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Author Topic: Any steam engines left?  (Read 171 times)

MachineNLectricMan

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Any steam engines left?
« on: September 07, 2021, 09:25:04 AM »
More nostalgic than anything else but would also be good for emergency emergency power. I.E. You can't get any fuel for your normal emergency Lister power. We had an ice storm once that was so bad you couldn't buy any fuel anywhere as there was no electricity anywhere to power the station pumps. Outages lasted a couple of weeks. Doesn't take but a few days to use up your reserves. If anything really bad happens there won't be any natural gas either to power those inefficient gas generators everyone is being conned into buying. Thanks to the tree huggers (whose tree's are now all burning down), the natural gas distributors are no longer allowed to burn natural gas to power the compressors that send the gas to you the customer. It's all electric now. Texas is a prime example of what can happen, seems the tree huggers got control of things there somehow before last winter. Next thing they'll have to use mule powered compressors with EPA emissions controls on the mules.

While extremely inefficient, steam could get you by until you could get other means back running. After all, you could burn just about anything to "raise steam". Our pioneers had been known to burn dried cow and buffalo chips, and even cook doing that. Not sure I would like my dinner meat smoked like that though.

Six to eight horsepower would be good. Steam engines are a bit "cool" anyway. Steam still remains a good way of heating too, and in that use is just as efficient as some modern means. This gives a double use for the boiler.

cobbadog

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Re: Any steam engines left?
« Reply #1 on: September 07, 2021, 12:43:57 PM »
Love seeing steam but out here in Oz you have to have the boilers certified along with a certificate to operate a steam powered anything. We sometimes go to places just to watch these silent monsters tick over.
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mikenash

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Re: Any steam engines left?
« Reply #2 on: September 07, 2021, 07:47:04 PM »
More nostalgic than anything else but would also be good for emergency emergency power. I.E. You can't get any fuel for your normal emergency Lister power. We had an ice storm once that was so bad you couldn't buy any fuel anywhere as there was no electricity anywhere to power the station pumps. Outages lasted a couple of weeks. Doesn't take but a few days to use up your reserves. If anything really bad happens there won't be any natural gas either to power those inefficient gas generators everyone is being conned into buying. Thanks to the tree huggers (whose tree's are now all burning down), the natural gas distributors are no longer allowed to burn natural gas to power the compressors that send the gas to you the customer. It's all electric now. Texas is a prime example of what can happen, seems the tree huggers got control of things there somehow before last winter. Next thing they'll have to use mule powered compressors with EPA emissions controls on the mules.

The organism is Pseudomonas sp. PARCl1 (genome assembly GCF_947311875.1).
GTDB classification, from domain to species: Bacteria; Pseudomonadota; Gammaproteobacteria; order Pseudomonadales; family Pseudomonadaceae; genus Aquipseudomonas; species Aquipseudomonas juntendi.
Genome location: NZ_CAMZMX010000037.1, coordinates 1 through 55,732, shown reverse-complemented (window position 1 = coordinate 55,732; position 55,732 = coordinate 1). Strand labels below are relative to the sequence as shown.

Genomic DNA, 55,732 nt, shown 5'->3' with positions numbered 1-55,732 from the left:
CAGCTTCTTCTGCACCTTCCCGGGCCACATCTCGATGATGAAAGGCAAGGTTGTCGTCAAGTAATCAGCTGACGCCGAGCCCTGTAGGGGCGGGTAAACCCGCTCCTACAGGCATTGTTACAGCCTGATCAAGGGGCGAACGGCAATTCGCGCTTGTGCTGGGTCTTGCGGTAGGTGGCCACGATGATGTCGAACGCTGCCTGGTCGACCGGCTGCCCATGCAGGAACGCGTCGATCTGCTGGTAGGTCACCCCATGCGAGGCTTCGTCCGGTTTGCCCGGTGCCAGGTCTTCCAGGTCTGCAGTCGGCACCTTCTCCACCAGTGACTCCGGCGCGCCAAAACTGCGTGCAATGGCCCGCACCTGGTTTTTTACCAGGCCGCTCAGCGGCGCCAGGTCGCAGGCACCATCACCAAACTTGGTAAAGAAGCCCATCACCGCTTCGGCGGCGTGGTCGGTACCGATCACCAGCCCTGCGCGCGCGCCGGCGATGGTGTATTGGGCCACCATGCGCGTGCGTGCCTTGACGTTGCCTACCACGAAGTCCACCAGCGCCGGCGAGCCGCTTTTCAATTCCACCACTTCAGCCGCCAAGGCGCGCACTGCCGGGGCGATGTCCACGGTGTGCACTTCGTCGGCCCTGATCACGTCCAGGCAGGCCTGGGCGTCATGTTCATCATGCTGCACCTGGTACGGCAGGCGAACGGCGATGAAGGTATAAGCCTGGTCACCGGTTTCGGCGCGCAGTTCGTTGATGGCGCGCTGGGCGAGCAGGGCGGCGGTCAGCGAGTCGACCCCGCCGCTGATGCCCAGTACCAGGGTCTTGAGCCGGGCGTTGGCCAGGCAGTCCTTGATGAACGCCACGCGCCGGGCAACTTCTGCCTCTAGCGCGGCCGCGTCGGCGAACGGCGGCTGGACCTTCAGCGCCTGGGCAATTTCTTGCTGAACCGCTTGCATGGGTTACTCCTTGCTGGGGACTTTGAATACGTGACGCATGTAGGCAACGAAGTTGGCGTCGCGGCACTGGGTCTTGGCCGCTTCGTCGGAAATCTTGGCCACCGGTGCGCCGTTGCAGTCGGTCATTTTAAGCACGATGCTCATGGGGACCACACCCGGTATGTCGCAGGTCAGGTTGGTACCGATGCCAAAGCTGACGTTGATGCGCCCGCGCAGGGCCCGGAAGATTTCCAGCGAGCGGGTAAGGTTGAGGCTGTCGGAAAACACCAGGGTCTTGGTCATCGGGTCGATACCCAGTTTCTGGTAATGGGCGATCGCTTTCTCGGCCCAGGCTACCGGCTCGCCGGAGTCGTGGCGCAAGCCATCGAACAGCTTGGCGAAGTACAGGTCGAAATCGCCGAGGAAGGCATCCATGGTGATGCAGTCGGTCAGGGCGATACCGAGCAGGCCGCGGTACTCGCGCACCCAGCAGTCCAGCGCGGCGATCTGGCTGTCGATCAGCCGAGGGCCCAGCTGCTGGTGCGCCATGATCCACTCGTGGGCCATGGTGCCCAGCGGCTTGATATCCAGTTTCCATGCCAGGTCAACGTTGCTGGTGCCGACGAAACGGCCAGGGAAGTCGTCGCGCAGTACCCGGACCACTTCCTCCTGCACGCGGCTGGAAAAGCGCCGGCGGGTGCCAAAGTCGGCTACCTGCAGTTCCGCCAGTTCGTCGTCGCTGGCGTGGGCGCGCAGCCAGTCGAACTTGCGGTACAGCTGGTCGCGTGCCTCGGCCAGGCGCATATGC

While extremely inefficient, steam could get you by until you could get other means back running. After all, you could burn just about anything to "raise steam". Our pioneers had been known to burn dried cow and buffalo chips, and even cook doing that. Not sure I would like my dinner meat smoked like that though.

While you COULD go out there and build a steam engine, imho you'd be better off just filling a couple of 200 litre drums brim-full with diesel and leaving them in the back of the shed

I'm inclined to add that trying to build a complex, high-maintenance bit of kit as s solution to a relatively simple problem is probably - and I do stress this is just a personal opinion - about as effective as blaming the greenies for everything from herpes to yellow snow around the Husky encampment

Six to eight horsepower would be good. Steam engines are a bit "cool" anyway. Steam still remains a good way of heating too, and in that use is just as efficient as some modern means. This gives a double use for the boiler.

cujet

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Re: Any steam engines left?
« Reply #3 on: October 04, 2021, 06:29:24 PM »
From a thermodynamic point of view, both the output and the efficiency of a heat engine is directly related to the hot and cold temperatures achievable in the system. The post above is correct when stating the lack of efficiency and output. But what's not clear to most is just how poor those real world numbers are.

In real world terms, for this discussion, 5% efficiency is achievable with great effort. Without that effort, expect 3%. Very little of the heat of combustion is used to drive the piston down. There are many reasons for this, but consider the lack of significant steam heat as one of the thermodynamic reasons.

Combustion can be 2500-3500 degrees F. Steam at a difficult to manage 800PSI is 500 deg F. Remember, the amount of heat is directly related to output and efficiency. So, instead of working with 2000+ degrees, we are working with less than 500F.

Maybe a good comparison is an air compressor. A 2hp garage air compressor can't even sustain a 1/4HP die grinder.

To make matters worse, burning hardwood with a normal moisture content, it takes about 5 times more wood in weight than it does #2 heating oil or gasoline. 30 pounds of wood produces the same heat as a gallon. Add in heat transfer inefficiency and steam inefficiency and the best we can hope for is 200 pounds of wood might match a gallon in work produced.
« Last Edit: October 04, 2021, 06:40:20 PM by cujet »
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